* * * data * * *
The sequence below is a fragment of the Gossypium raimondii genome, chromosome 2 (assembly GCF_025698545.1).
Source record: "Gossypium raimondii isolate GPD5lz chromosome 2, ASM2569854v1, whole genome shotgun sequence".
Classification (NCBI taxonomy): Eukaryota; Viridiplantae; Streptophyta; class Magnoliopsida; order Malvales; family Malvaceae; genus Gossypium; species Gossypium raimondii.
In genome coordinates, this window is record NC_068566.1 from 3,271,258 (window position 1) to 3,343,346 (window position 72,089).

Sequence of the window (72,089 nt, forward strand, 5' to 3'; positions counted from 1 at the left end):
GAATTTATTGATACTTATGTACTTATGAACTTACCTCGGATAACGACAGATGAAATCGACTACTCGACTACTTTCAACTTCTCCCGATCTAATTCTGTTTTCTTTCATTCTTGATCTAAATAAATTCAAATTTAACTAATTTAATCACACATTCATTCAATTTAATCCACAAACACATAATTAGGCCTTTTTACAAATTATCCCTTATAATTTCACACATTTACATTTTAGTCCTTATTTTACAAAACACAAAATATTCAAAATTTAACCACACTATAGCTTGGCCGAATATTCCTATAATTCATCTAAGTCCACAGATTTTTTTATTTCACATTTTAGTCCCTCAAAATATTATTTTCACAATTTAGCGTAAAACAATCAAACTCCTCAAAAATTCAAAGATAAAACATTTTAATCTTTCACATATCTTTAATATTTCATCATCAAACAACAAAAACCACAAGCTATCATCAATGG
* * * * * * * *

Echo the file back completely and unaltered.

The sequence below is a fragment of the Gossypium raimondii genome, chromosome 2 (assembly GCF_025698545.1).
Source record: "Gossypium raimondii isolate GPD5lz chromosome 2, ASM2569854v1, whole genome shotgun sequence".
Classification (NCBI taxonomy): Eukaryota; Viridiplantae; Streptophyta; class Magnoliopsida; order Malvales; family Malvaceae; genus Gossypium; species Gossypium raimondii.
In genome coordinates, this window is record NC_068566.1 from 3,271,258 (window position 1) to 3,343,346 (window position 72,089).

Sequence of the window (72,089 nt, forward strand, 5' to 3'; positions counted from 1 at the left end):
GAATTTATTGATACTTATGTACTTATGAACTTACCTCGGATAACGACAGATGAAATCGACTACTCGACTACTTTCAACTTCTCCCGATCTAATTCTGTTTTCTTTCATTCTTGATCTAAATAAATTCAAATTTAACTAATTTAATCACACATTCATTCAATTTAATCCACAAACACATAATTAGGCCTTTTTACAAATTATCCCTTATAATTTCACACATTTACATTTTAGTCCTTATTTTACAAAACACAAAATATTCAAAATTTAACCACACTATAGCTTGGCCGAATATTCCTATAATTCATCTAAGTCCACAGATTTTTTTATTTCACATTTTAGTCCCTCAAAATATTATTTTCACAATTTAGCGTAAAACAATCAAACTCCTCAAAAATTCAAAGATAAAACATTTTAATCTTTCACATATCTTTAATATTTCATCATCAAACAACAAAAACCACAAGCTATCATCAATGG